A Look at the Detroit Tigers’ Immediate Minor League Pitching Depth

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June 1, 2012; Detroit, MI, USA; Detroit Tigers starting pitcher Casey Crosby (45) pitches during the first inning against the New York Yankees at Comerica Park. Mandatory Credit: Rick Osentoski-USA TODAY Sports

Relief Pitching

Depth Level: Poor

40-man options: Casey Crosby (AAA), Melvin Mercedes (AA-A+), Justin Miller (AAA), Jose Ortega (MLB-AAA), Evan Reed (MLB-AAA), Jose Valdez (A+-A)

The Tigers have a couple of interesting arms in the minors, including a couple who could factor into the late innings in future years, but it’s hard to see any of the above contributing major innings in 2014. I might have rated the bullpen depth as “fair” or even “good” had the major league pen appeared reliable, but I think they’ll have trouble there, and there isn’t a lot of help to be found in the minors.

Casey Crosby will be trying things out in the bullpen, so maybe something clicks, but unless he pulls together some sort of command and gets his walk total under control, it’s hard to see him being a reliable option. His arm has never really been questioned, so he’ll get plenty of opportunities to succeed. Perhaps the bullpen will suit him.

Miller, Ortega, and Reed are probably guys who they could cycle through, but probably none of the three are guys who you’d want to see pitching in real setup situations.

Melvin Mercedes has been climbing through the organization (and prospect rankings) with impressive results over the years, but I will continue to have reservations about him if he can’t ratchet up the strikeout totals above Porcellian levels (6.1 K/9 last year combined between Lakeland and Erie). He has thus far survived by keeping the ball in the yard and suppressing opponents’ BABIP (which isn’t necessarily impossible for a reliever with good stuff), but I always have a hard time trusting the “good stuff” of a guy who doesn’t strike anyone out. The scout-types like him, though, so I’ll trust them for now.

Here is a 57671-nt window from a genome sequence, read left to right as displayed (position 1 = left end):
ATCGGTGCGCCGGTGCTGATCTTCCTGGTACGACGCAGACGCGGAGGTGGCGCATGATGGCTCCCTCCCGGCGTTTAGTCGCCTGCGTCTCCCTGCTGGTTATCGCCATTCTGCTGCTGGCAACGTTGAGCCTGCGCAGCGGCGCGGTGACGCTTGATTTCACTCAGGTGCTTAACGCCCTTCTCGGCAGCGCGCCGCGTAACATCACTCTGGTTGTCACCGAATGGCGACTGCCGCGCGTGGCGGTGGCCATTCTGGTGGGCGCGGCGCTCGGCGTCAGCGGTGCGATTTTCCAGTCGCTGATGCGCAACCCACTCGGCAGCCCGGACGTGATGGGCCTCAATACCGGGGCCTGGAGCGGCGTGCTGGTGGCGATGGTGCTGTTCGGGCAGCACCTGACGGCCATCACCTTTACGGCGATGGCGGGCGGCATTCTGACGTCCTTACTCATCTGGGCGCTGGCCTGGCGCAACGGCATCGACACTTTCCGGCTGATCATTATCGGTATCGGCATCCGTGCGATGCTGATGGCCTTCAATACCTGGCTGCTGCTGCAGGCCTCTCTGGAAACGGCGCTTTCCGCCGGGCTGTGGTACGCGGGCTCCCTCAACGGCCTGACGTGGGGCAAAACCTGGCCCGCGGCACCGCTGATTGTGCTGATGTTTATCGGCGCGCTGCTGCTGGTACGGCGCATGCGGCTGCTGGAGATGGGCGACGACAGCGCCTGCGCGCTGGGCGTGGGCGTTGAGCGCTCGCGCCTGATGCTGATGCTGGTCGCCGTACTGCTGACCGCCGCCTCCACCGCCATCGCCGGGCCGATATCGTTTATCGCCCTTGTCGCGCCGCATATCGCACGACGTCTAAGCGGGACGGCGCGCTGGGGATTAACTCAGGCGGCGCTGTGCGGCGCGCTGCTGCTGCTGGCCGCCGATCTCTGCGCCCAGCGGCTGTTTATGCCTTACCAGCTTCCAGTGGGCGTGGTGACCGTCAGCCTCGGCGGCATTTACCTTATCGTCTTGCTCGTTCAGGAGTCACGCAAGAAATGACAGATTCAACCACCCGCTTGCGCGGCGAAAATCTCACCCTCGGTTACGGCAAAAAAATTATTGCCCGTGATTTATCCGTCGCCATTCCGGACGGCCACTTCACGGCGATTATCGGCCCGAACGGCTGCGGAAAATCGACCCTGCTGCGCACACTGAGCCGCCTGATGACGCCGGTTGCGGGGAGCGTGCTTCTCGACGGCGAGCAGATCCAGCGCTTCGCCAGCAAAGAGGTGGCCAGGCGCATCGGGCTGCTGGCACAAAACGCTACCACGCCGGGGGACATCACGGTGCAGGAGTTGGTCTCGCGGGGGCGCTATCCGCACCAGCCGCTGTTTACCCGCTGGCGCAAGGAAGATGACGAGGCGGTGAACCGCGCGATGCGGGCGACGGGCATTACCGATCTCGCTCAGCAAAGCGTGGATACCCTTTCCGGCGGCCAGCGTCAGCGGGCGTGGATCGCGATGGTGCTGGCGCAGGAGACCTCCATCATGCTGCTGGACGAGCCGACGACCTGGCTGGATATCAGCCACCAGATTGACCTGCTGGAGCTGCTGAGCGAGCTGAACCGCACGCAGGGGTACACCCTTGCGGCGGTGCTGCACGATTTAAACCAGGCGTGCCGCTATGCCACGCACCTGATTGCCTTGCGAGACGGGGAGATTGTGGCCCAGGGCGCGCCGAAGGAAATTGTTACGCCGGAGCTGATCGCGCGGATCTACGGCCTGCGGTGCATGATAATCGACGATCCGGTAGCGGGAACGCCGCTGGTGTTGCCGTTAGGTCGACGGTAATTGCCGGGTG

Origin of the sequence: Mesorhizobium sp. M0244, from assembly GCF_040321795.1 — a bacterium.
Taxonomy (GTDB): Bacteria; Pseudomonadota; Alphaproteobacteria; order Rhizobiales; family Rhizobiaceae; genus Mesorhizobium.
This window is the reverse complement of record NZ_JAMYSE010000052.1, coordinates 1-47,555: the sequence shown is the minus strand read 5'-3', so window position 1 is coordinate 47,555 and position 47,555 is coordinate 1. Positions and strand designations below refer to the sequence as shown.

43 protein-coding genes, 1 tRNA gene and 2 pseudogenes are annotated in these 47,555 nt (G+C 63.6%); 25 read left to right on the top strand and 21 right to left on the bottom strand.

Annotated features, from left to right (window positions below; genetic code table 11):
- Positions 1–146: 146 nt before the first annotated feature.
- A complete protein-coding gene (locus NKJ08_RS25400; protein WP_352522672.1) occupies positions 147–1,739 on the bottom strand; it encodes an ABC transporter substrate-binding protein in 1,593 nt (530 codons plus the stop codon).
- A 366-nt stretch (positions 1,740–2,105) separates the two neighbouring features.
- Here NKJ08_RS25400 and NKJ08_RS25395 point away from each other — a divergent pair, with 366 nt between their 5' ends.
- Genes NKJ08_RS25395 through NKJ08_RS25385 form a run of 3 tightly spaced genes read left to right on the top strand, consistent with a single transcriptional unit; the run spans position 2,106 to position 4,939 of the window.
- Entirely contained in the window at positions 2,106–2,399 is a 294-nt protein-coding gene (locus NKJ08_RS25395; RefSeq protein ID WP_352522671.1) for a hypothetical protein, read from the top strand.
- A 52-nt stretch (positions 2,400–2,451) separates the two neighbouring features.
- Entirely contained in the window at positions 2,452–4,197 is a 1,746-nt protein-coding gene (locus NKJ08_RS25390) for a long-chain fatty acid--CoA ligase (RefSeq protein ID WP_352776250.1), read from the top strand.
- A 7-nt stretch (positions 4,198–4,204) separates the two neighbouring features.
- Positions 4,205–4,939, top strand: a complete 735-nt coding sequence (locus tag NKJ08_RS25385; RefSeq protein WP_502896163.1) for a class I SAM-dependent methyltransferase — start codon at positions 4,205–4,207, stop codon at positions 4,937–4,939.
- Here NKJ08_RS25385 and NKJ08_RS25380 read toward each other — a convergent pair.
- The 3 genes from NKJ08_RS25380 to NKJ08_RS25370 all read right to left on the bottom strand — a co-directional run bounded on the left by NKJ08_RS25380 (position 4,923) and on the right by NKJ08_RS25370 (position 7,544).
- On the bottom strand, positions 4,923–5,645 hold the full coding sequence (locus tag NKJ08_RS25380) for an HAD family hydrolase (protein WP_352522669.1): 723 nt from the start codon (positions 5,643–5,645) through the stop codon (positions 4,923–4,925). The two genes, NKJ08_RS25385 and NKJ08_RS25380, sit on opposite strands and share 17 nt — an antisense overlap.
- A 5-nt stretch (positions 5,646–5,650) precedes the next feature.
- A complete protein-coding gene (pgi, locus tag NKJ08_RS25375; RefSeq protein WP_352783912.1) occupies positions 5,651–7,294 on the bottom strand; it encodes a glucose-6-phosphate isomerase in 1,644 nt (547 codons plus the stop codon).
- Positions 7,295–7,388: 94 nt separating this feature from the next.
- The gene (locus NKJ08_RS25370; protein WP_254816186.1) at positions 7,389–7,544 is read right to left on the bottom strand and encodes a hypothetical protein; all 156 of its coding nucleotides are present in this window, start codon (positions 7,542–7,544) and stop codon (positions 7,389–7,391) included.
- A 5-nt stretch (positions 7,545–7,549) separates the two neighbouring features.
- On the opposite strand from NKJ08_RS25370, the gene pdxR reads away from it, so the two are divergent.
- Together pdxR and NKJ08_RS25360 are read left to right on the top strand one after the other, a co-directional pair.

The most interesting relief name in the organization is Corey Knebel (non 40-man). He was a draft pick out of Texas this past June, but spent the second half of the year absolutely dominating the Midwest League. A-ball is a long way from the big leagues, but I’d be shocked if he were to be assigned to a league below AA out of spring. A dominating first half could put him in line for a second half debut. Knebel participated in the Arizonal Fall League where his strikeout stuff persisted (11 strikeouts in 8.2 innings), but his ERA ended up elevated (4.12) due to a low strand rate (in all it was a positive performance).